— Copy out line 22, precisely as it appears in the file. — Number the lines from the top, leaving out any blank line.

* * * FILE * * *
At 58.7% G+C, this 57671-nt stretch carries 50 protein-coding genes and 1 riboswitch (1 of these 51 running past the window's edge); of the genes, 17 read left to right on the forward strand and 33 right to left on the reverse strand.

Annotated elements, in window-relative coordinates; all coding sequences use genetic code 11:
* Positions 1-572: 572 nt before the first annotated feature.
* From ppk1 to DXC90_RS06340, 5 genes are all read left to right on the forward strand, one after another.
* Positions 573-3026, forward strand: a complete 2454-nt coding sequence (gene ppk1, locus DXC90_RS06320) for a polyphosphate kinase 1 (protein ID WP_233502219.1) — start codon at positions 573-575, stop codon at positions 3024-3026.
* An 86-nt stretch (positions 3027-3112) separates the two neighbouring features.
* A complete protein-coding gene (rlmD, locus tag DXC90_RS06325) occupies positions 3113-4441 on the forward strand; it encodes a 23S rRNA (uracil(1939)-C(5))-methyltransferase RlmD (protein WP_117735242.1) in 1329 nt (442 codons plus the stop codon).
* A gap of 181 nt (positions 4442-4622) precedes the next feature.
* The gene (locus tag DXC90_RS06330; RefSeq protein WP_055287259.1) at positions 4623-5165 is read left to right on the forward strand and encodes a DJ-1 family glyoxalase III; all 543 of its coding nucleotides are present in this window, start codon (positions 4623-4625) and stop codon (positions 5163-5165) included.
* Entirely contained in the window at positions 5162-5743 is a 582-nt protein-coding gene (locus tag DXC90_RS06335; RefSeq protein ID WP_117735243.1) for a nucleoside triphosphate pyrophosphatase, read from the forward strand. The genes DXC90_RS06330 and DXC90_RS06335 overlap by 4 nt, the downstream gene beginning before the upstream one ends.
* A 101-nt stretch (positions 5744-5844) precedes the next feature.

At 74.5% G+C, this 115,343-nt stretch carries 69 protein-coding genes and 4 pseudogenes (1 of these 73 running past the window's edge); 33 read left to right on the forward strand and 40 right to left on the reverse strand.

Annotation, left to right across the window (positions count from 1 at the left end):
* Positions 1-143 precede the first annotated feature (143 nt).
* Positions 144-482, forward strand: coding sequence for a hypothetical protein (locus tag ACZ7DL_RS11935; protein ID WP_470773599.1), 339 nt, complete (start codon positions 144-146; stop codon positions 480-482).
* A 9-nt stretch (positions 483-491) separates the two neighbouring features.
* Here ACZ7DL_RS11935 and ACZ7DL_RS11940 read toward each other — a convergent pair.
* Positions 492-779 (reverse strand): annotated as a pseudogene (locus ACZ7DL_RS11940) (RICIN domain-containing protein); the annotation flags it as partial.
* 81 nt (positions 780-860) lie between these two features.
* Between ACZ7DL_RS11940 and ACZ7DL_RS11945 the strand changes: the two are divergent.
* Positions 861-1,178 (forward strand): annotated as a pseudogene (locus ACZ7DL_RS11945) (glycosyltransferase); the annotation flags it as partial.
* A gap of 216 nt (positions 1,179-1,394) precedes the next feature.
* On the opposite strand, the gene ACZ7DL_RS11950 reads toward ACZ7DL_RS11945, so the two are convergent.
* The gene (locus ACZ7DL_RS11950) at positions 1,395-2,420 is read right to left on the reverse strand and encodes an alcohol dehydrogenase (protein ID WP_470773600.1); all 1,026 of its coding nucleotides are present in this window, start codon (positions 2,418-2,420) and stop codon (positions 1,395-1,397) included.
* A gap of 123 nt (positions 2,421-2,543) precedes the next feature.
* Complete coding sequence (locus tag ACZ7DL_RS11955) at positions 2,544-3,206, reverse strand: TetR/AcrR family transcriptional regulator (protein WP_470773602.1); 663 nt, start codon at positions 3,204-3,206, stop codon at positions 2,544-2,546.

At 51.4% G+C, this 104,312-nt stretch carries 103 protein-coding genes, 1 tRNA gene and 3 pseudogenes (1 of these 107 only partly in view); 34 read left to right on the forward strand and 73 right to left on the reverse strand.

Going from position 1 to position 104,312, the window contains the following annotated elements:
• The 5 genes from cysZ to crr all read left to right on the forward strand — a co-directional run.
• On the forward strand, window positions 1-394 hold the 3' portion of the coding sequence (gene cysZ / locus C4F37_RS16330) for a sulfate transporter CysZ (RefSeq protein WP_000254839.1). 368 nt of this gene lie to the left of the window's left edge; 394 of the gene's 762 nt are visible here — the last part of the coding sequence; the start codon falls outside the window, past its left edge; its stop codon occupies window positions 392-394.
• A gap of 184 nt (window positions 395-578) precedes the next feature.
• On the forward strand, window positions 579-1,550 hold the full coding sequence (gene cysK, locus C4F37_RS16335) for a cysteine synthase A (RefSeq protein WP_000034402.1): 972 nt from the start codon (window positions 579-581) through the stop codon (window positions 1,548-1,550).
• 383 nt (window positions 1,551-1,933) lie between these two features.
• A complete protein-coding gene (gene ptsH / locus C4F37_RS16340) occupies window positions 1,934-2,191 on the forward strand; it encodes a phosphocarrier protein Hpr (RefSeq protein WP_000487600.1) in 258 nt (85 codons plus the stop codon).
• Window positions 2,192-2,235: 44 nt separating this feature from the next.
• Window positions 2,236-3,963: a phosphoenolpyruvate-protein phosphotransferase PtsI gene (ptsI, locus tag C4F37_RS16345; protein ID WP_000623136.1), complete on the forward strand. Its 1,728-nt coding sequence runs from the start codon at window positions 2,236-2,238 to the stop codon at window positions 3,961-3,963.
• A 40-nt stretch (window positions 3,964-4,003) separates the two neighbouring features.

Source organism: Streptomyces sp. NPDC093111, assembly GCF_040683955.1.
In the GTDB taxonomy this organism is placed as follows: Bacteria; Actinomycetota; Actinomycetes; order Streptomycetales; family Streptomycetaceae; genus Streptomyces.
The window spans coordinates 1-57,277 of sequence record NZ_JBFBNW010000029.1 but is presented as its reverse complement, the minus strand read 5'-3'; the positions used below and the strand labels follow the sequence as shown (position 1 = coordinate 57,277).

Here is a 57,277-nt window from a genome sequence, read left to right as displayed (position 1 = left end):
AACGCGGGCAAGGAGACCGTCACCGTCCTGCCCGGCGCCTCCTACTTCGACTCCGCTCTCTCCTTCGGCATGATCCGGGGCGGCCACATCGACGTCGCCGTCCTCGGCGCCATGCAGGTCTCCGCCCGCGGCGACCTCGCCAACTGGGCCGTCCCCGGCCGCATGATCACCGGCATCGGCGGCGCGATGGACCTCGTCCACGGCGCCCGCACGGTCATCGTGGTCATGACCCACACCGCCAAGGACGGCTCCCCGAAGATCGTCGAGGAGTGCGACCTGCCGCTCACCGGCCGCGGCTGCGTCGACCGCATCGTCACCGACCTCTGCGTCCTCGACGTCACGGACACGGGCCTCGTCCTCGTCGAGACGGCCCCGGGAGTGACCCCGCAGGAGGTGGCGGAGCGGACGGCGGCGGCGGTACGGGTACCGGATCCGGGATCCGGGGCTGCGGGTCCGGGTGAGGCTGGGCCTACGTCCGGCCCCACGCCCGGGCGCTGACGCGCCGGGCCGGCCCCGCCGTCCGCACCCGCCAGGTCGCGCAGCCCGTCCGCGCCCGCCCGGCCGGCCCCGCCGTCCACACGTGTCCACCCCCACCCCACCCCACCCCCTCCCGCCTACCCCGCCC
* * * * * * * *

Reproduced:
* A gap of 216 nt (positions 1,179-1,394) precedes the next feature.